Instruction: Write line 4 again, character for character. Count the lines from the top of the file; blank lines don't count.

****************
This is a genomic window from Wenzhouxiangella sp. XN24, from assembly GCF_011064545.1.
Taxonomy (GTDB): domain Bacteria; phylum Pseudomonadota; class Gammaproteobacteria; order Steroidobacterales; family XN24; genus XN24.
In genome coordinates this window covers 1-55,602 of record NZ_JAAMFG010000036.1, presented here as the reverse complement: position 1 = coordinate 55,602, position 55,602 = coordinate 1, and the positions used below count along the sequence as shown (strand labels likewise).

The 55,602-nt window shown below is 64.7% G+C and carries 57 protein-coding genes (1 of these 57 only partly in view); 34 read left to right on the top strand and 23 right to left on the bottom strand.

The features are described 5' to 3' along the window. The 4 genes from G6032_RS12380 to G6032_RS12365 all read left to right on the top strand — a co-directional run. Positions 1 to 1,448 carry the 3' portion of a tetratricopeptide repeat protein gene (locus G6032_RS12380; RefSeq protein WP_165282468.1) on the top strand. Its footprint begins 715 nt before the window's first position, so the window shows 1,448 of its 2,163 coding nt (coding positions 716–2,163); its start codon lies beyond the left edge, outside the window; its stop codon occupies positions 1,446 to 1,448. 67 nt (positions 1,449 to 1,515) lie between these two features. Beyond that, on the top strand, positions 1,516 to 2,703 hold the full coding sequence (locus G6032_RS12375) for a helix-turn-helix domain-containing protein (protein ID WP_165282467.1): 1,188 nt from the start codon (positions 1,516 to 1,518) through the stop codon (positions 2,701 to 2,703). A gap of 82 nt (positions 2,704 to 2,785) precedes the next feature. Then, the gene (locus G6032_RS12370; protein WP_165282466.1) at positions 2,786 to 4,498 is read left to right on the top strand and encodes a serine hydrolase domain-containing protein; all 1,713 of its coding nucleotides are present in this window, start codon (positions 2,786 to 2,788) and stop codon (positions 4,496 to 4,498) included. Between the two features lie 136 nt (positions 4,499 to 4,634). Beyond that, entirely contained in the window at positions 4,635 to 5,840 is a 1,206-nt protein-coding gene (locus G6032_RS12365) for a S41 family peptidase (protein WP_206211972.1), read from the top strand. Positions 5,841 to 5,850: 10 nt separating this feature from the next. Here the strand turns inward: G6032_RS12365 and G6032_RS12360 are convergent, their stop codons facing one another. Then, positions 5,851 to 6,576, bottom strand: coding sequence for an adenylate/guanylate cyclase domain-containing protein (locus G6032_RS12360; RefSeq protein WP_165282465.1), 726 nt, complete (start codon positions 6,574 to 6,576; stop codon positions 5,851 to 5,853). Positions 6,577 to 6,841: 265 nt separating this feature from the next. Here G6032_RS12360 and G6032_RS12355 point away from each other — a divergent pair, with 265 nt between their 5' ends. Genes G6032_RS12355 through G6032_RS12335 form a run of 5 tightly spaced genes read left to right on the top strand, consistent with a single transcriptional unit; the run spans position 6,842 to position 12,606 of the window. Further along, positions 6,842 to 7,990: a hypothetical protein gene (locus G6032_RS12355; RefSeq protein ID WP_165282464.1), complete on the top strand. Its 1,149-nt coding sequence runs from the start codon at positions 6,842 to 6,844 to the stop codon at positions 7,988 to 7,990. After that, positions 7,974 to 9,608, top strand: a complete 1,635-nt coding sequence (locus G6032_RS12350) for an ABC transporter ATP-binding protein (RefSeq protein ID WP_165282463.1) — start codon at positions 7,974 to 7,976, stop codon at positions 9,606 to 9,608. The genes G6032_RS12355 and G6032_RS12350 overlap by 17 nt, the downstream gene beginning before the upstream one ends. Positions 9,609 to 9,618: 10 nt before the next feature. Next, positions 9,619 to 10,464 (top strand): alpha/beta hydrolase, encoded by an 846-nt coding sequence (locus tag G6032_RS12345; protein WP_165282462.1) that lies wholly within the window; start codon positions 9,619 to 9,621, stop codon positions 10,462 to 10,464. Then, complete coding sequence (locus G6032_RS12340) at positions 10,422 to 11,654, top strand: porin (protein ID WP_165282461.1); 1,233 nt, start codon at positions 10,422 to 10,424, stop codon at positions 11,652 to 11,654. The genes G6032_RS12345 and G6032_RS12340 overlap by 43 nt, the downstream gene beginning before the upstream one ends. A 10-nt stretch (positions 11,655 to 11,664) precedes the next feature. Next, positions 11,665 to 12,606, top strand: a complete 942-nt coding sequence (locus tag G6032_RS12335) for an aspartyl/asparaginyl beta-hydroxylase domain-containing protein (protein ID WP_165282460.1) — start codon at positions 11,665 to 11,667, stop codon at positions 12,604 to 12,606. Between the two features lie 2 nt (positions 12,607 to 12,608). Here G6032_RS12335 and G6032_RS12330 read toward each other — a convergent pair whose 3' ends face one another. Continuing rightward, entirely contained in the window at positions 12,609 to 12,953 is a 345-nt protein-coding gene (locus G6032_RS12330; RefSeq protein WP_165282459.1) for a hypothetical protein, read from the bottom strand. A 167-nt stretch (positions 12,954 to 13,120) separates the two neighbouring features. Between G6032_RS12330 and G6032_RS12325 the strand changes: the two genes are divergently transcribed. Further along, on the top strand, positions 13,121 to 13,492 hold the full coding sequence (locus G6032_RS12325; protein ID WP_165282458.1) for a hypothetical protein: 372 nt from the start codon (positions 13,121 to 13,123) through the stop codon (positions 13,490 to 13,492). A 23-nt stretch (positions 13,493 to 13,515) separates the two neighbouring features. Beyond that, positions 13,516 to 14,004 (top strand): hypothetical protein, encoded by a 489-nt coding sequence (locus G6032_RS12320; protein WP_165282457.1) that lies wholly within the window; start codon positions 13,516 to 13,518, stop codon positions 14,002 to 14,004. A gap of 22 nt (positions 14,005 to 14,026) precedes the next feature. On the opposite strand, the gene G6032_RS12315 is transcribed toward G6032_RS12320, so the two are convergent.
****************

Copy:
The 55,602-nt window shown below is 64.7% G+C and carries 57 protein-coding genes (1 of these 57 only partly in view); 34 read left to right on the top strand and 23 right to left on the bottom strand.